Kenya seeks to sort out power problems to help investment growth

The Great Rift Valley in Kenya could be the key to attracting foreign investors to the African country where lack of power generation is holding back its growth.

According to a recent World Bank report the price of electricity is a leading factor in making Africa uncompetitive relative to other merging economies like India and China.

Kenya boast a number of tourist attractions and many are keen to harness the potential buying power associated with them and attract much needed property investors to continue its robust growth.

As East Africa's largest economy what Kenya does could be a blueprint for other African nations.

A study shows there is the potential for 7,000 megawatts of geothermal energy from Kenya's geologically active Great Rift Valley forms. The government has set itself a target to double total energy production by 2018.

Geothermal power is seen as one of the most reliable and comparatively cheap renewable energy sources. In the valley the energy is produced by trapping steam released by hot rocks with water reservoirs deep in the earth and using it to power turbines.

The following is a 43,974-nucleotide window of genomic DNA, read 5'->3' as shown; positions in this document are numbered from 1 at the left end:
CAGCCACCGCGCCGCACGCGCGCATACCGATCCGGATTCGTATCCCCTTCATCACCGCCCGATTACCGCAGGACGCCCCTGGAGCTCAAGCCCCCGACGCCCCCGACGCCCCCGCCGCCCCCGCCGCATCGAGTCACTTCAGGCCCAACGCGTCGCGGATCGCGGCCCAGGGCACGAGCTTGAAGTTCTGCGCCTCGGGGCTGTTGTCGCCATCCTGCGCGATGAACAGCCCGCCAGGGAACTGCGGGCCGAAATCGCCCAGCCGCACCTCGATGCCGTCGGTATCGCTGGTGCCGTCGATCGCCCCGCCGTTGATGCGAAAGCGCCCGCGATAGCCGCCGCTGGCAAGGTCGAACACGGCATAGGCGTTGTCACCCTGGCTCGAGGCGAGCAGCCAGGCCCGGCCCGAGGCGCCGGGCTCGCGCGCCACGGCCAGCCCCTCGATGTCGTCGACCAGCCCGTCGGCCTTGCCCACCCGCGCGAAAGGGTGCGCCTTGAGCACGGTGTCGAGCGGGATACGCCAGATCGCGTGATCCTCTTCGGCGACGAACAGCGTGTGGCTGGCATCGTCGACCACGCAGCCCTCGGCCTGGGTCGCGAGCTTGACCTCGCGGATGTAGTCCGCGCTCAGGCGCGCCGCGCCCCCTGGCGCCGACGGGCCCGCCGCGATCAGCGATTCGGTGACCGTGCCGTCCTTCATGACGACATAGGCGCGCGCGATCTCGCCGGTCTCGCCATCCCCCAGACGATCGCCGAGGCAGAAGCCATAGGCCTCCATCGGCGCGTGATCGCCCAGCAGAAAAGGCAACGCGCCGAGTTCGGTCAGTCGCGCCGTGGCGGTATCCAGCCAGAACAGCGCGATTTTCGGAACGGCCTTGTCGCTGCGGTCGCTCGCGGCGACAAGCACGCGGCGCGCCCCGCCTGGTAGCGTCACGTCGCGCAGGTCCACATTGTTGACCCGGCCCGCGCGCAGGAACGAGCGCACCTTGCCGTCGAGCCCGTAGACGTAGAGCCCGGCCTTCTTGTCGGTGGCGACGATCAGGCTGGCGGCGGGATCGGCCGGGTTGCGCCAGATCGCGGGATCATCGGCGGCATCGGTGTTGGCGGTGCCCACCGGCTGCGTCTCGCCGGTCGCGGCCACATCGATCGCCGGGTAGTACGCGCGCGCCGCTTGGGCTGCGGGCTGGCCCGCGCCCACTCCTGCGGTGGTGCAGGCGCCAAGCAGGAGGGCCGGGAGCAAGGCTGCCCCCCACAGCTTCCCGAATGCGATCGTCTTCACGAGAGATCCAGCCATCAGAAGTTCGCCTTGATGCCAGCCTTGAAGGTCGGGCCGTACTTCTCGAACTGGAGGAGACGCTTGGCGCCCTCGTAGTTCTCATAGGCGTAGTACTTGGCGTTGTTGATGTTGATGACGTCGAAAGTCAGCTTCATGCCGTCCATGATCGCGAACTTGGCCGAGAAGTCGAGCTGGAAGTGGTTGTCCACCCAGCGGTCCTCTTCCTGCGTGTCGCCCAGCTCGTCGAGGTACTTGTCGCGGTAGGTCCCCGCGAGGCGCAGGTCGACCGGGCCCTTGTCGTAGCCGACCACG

'The problem in the past has been the expense of geothermal energy generation,' said Nick Nuttall, spokesman for the United Nations Environment Programme. 'The huge benefits, of course, are that you are getting indigenous electricity which doesn't rely on expensive oil imports and you don't get any CO2 emissions,' he added.

Many African countries, including economic powerhouse South Africa, face serious supply challenges which have caused debilitating power outages from Senegal's Dakar on the Atlantic Coast to Tanzania's Dar es Salaam on the Indian Ocean.

The International Energy Agency says Africa needs to spend an estimated $560 billion by 2030 to generate an additional 260,000 MW of power.